Sports Page was a sports highlights television program that aired on CKVU-TV Vancouver from September 1977 until August 31, 2001, and later on CHEK-TV Victoria, British Columbia, from September 2, 2001 until September 2, 2005. It was known for its personality-driven, irreverent approach, and for helping to launch the careers of several broadcasters, many of whom later worked for sports television outlets such as Rogers Sportsnet, TSN, and Vancouver radio station The Team 1040.
Home Page was a technology television that aired show on CablePulse 24, hosted by Omar Sachedina. Original host David Onley left the program, after being appointed Lieutenant Governor of Ontario. He was replaced by Amber MacArthur on departure, and soon after Jee-Yun Lee took over, when MacArthur resigned. Jee-Yun Lee once again resigned from Home Page in 2009 and was replaced by Omar Sachedina. CTV announced that Home Page would end with its last broadcast on October 7, 2009, and therefore being replaced by new show, Webnation effective October 14, 2009.
Picture Page was an early Australian television series which aired from 1956 to 1957 on ABC. It was hosted by Valerie Cooney. The half-hour prime-time series was of a magazine format. In the 19 April 1957 episode, the program presented Donald McMichael, curator of shells in the Australian Museum, who showed shell specimens. The 9 August 1957 edition featured Pat Spencer, a vocalist, along with "leading Sydney models". R.C. Packer in the magazine Australian Women's Weekly gave the show a positive review, saying "it has an off-beat attractiveness". Aired live in Sydney, by some point in 1957 the series was aired in Melbourne via telerecordings, also known as kinescope recordings. It is not known if any of these 16mm film recordings still exist.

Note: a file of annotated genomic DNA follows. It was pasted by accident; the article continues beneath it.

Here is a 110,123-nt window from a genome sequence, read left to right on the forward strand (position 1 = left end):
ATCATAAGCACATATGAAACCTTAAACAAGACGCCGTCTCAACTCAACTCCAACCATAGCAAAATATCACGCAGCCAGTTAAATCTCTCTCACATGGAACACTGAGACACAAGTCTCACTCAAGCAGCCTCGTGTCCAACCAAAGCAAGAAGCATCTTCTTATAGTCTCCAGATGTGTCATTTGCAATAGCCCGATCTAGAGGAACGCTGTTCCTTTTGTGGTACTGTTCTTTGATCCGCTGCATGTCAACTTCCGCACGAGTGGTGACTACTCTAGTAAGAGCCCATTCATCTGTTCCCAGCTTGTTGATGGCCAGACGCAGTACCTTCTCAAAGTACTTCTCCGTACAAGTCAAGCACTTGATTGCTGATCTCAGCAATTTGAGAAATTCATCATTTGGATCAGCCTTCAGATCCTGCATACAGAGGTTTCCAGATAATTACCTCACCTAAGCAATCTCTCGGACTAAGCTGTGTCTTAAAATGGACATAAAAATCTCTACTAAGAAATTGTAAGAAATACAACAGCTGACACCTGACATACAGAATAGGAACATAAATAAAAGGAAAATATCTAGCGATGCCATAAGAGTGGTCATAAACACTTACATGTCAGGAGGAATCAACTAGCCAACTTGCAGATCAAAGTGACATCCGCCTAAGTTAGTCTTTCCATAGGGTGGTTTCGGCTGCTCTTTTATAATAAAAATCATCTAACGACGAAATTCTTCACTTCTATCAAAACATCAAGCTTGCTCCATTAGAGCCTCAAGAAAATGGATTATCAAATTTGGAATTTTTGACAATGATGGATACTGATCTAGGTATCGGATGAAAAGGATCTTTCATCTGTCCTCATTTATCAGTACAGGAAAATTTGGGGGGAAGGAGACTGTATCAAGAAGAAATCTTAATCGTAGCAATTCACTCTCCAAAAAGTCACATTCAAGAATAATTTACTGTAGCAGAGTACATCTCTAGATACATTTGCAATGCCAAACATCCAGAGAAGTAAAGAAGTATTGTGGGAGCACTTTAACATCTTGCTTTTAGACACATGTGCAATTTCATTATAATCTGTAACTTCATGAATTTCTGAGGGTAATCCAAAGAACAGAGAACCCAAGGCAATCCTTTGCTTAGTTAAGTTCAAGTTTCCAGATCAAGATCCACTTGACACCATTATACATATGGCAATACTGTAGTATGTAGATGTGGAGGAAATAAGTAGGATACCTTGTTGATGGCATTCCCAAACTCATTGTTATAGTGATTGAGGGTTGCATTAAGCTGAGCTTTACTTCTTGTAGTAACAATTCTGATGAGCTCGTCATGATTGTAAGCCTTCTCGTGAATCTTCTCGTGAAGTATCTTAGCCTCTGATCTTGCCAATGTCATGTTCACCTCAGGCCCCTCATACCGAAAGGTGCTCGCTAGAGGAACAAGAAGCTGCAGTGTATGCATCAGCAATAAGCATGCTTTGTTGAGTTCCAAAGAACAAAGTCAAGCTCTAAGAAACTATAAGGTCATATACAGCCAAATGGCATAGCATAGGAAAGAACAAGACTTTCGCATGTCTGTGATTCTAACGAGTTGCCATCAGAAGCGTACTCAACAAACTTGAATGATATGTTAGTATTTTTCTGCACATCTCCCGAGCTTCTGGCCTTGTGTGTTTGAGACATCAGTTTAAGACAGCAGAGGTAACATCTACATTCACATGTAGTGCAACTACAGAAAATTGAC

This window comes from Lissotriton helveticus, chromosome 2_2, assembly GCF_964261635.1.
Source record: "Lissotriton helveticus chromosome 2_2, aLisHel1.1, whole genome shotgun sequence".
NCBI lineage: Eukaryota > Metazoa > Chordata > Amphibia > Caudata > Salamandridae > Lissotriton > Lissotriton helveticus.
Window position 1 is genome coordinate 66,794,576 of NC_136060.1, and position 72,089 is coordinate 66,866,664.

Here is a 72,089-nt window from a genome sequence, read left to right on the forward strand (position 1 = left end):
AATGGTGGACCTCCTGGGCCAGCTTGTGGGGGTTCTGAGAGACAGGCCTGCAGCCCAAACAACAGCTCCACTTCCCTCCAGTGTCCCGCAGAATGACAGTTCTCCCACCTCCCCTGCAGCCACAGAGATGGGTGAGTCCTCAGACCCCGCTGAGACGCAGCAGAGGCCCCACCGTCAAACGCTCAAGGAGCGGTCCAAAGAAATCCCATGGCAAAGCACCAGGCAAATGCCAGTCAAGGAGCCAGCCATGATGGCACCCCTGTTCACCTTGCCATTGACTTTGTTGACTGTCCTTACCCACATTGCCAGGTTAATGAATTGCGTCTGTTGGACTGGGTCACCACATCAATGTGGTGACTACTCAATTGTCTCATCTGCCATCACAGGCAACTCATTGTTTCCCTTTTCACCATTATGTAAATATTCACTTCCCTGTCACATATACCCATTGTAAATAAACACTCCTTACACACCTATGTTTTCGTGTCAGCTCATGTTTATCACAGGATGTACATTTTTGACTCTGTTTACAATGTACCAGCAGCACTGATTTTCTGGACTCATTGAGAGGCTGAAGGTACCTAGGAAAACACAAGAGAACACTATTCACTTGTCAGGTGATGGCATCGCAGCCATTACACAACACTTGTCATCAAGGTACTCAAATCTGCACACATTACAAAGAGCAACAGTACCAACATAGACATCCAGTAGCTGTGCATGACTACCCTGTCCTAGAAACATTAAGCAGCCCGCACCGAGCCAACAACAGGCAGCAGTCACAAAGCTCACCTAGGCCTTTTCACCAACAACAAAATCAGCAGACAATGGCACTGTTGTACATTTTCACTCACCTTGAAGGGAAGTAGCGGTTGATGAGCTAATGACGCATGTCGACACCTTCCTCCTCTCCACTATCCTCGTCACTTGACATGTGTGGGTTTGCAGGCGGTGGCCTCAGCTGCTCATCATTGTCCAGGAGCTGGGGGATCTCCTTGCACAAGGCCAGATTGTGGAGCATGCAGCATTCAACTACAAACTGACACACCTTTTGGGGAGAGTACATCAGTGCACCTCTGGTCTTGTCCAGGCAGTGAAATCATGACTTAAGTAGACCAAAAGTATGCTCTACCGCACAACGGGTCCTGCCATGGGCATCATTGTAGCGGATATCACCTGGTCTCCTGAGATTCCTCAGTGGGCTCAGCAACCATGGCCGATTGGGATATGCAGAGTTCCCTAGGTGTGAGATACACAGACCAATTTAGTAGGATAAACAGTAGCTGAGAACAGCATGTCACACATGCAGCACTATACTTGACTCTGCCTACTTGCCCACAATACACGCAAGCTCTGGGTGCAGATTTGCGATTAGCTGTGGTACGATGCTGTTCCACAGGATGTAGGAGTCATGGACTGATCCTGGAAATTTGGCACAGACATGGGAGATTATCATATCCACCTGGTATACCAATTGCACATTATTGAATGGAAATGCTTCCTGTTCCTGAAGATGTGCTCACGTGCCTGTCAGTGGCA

Picture Page is a British television programme, broadcast by the BBC Television Service from 1936 to 1939, and again after the service's hiatus during the Second World War from 1946 until 1952. It was the first British television series to become a long-term and regular popular success. The programme had a magazine format with two hour-long editions broadcast each week including a range of interviews with well-known personalities, features about a range of topics and coverage of public events. The main presenter during the pre-war era was Canadian actress Joan Miller who played the role of a "switchboard operator" similar to that of a telephone exchange, "connecting" the viewers to the particular guests and items being featured that week. Miller was nicknamed "The Switchboard Girl" in the popular press and became one of the first television celebrities. She would be assisted by Leslie Mitchell and Jasmine Bligh, two of the BBC's three continuity announcers. After the reinstatement of the programme during 1946, first Joan Gilbert and then later Mary Malcolm assumed presenting duties. Picture Page was produced live by the BBC from their Alexandra Palace television studio for the entirety of its run. The first episode was actually broadcast on 8 October 1936, some three and a half weeks before the official opening of the service on 2 November, as part of the ongoing test transmissions during the prelude to the initiation date. Until 1949 the series was not recorded and thus none of the pre-1949 programmes exist anymore. Four shows from 1951 have survived in the form of telerecordings.